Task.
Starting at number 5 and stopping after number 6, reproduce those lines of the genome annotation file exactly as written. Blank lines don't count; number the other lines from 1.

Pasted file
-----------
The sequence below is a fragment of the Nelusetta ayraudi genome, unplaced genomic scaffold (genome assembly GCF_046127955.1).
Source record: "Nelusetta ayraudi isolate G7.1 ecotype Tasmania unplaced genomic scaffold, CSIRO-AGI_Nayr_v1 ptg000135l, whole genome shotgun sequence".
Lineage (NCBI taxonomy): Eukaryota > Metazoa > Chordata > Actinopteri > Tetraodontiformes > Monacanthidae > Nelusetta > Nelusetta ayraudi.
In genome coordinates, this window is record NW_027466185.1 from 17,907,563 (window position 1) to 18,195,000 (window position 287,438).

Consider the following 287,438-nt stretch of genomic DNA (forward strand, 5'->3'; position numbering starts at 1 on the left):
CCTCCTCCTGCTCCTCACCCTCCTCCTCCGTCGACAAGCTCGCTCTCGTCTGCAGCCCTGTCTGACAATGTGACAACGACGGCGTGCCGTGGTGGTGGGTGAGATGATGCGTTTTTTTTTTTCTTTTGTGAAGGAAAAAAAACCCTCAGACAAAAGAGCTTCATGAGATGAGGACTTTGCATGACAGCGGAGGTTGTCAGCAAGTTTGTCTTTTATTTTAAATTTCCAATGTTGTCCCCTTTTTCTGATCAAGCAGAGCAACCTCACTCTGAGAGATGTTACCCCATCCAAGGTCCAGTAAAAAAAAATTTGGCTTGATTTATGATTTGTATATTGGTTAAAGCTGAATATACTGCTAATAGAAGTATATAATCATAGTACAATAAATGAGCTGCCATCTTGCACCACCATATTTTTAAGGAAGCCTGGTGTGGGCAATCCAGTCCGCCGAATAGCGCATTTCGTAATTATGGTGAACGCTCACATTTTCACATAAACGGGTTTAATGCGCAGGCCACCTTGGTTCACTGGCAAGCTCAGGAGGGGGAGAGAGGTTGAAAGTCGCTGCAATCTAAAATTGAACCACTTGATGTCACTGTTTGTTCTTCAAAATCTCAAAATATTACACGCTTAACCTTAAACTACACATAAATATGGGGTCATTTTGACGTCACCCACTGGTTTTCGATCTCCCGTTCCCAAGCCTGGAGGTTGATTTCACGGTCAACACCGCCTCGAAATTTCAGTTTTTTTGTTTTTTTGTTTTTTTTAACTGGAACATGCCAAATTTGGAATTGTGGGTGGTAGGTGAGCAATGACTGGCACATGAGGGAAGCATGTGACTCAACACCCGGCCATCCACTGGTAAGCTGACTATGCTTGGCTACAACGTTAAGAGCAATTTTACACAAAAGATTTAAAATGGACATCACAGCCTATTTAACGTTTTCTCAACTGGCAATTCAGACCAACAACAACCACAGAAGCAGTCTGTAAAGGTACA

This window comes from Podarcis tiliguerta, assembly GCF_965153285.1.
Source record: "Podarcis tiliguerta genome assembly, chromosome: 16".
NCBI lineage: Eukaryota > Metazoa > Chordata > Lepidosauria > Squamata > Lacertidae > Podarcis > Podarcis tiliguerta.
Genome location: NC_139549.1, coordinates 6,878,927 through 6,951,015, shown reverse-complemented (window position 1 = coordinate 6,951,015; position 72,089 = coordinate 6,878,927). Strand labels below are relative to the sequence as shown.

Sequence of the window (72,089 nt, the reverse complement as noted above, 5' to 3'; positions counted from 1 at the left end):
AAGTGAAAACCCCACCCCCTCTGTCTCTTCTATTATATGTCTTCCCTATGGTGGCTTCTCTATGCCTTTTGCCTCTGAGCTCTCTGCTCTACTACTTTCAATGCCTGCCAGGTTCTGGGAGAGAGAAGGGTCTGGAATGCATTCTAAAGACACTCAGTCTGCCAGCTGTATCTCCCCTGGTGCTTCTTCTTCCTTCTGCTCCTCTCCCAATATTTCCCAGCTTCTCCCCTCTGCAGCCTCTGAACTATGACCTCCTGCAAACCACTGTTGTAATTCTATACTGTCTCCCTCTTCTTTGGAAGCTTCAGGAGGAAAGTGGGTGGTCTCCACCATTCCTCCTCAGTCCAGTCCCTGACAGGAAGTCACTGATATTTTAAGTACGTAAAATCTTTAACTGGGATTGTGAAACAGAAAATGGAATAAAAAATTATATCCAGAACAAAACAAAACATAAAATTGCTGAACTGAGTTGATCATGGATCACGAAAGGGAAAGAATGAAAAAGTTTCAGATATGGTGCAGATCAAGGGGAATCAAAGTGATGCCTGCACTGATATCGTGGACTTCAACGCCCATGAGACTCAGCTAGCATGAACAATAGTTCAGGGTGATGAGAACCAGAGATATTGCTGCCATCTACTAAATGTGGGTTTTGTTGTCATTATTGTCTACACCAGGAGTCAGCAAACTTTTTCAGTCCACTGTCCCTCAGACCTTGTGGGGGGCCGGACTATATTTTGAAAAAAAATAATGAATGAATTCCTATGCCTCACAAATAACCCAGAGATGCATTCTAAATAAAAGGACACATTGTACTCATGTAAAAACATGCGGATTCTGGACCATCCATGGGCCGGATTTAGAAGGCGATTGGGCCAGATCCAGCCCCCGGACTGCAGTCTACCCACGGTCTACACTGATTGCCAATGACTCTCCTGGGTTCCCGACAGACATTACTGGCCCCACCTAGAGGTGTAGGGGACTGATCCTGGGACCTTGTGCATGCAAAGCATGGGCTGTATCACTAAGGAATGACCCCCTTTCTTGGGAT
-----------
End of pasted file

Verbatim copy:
Consider the following 287,438-nt stretch of genomic DNA (forward strand, 5'->3'; position numbering starts at 1 on the left):
CCTCCTCCTGCTCCTCACCCTCCTCCTCCGTCGACAAGCTCGCTCTCGTCTGCAGCCCTGTCTGACAATGTGACAACGACGGCGTGCCGTGGTGGTGGGTGAGATGATGCGTTTTTTTTTTTCTTTTGTGAAGGAAAAAAAACCCTCAGACAAAAGAGCTTCATGAGATGAGGACTTTGCATGACAGCGGAGGTTGTCAGCAAGTTTGTCTTTTATTTTAAATTTCCAATGTTGTCCCCTTTTTCTGATCAAGCAGAGCAACCTCACTCTGAGAGATGTTACCCCATCCAAGGTCCAGTAAAAAAAAATTTGGCTTGATTTATGATTTGTATATTGGTTAAAGCTGAATATACTGCTAATAGAAGTATATAATCATAGTACAATAAATGAGCTGCCATCTTGCACCACCATATTTTTAAGGAAGCCTGGTGTGGGCAATCCAGTCCGCCGAATAGCGCATTTCGTAATTATGGTGAACGCTCACATTTTCACATAAACGGGTTTAATGCGCAGGCCACCTTGGTTCACTGGCAAGCTCAGGAGGGGGAGAGAGGTTGAAAGTCGCTGCAATCTAAAATTGAACCACTTGATGTCACTGTTTGTTCTTCAAAATCTCAAAATATTACACGCTTAACCTTAAACTACACATAAATATGGGGTCATTTTGACGTCACCCACTGGTTTTCGATCTCCCGTTCCCAAGCCTGGAGGTTGATTTCACGGTCAACACCGCCTCGAAATTTCAGTTTTTTTGTTTTTTTGTTTTTTTTAACTGGAACATGCCAAATTTGGAATTGTGGGTGGTAGGTGAGCAATGACTGGCACATGAGGGAAGCATGTGACTCAACACCCGGCCATCCACTGGTAAGCTGACTATGCTTGGCTACAACGTTAAGAGCAATTTTACACAAAAGATTTAAAATGGACATCACAGCCTATTTAACGTTTTCTCAACTGGCAATTCAGACCAACAACAACCACAGAAGCAGTCTGTAAAGGTACA